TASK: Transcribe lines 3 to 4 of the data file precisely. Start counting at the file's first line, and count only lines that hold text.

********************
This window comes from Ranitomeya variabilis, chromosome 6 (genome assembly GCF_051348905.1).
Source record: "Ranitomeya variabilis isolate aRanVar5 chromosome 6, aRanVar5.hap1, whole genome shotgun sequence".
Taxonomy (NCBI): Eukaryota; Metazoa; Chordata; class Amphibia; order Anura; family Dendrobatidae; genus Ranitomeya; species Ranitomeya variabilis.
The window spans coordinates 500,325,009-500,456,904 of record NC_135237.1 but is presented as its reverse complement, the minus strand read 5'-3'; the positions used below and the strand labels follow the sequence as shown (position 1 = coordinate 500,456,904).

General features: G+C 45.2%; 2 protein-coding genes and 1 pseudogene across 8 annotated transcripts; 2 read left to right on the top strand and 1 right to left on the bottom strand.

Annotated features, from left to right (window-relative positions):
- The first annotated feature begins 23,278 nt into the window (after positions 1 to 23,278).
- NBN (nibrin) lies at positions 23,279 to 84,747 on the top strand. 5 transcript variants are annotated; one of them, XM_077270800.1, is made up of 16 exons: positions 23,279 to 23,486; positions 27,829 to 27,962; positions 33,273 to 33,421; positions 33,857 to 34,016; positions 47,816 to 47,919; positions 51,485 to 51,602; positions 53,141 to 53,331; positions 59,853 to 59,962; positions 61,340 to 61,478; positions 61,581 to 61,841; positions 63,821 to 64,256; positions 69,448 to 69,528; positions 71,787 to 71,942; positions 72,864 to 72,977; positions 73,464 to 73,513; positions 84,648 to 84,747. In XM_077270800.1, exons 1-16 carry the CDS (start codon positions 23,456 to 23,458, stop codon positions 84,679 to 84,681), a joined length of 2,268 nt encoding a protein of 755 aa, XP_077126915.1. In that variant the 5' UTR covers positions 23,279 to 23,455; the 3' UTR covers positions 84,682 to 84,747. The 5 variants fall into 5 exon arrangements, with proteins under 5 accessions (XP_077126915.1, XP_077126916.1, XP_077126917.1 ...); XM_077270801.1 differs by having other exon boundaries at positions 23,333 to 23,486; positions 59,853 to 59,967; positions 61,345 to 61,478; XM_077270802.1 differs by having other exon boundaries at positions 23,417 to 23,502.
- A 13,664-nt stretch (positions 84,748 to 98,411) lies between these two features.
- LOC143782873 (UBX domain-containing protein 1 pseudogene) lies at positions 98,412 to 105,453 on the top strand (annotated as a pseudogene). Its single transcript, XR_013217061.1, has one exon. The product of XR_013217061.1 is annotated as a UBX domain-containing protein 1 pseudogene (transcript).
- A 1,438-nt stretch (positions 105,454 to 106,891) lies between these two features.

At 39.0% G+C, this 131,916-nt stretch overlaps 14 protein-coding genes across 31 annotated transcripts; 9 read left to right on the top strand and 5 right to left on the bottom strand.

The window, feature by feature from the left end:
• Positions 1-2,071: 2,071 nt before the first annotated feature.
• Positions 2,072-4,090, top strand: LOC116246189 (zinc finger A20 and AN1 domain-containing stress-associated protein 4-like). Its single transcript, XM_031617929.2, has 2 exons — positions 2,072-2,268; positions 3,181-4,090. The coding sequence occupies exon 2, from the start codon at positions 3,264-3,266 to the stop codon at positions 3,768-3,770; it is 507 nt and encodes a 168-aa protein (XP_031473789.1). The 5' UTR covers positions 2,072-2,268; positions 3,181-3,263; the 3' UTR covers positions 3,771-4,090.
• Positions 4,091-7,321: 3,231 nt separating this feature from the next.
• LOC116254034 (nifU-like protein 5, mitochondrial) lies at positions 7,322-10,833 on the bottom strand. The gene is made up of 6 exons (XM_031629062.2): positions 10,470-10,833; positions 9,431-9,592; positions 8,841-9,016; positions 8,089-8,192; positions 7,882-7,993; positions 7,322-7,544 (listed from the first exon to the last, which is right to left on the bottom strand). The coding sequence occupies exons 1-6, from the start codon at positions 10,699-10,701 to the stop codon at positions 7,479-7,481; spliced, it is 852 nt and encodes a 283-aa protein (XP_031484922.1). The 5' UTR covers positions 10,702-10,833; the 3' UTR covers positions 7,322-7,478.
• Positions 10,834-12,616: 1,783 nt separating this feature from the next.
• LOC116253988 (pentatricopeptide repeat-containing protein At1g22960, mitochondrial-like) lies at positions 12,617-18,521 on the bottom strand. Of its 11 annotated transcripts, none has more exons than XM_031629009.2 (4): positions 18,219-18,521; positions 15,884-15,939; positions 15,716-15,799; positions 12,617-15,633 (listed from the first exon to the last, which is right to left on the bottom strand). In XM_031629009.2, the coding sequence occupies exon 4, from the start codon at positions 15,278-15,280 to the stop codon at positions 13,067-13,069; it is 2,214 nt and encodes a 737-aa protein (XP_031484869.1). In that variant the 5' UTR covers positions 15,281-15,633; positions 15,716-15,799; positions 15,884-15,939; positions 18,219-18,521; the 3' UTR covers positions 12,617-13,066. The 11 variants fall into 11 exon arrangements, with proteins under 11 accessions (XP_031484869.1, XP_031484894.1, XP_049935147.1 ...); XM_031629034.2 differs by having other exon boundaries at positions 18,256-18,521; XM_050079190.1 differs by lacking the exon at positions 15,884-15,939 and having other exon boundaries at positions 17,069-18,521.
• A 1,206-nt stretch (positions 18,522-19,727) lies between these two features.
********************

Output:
Taxonomy (NCBI): Eukaryota; Metazoa; Chordata; class Amphibia; order Anura; family Dendrobatidae; genus Ranitomeya; species Ranitomeya variabilis.
The window spans coordinates 500,325,009-500,456,904 of record NC_135237.1 but is presented as its reverse complement, the minus strand read 5'-3'; the positions used below and the strand labels follow the sequence as shown (position 1 = coordinate 500,456,904).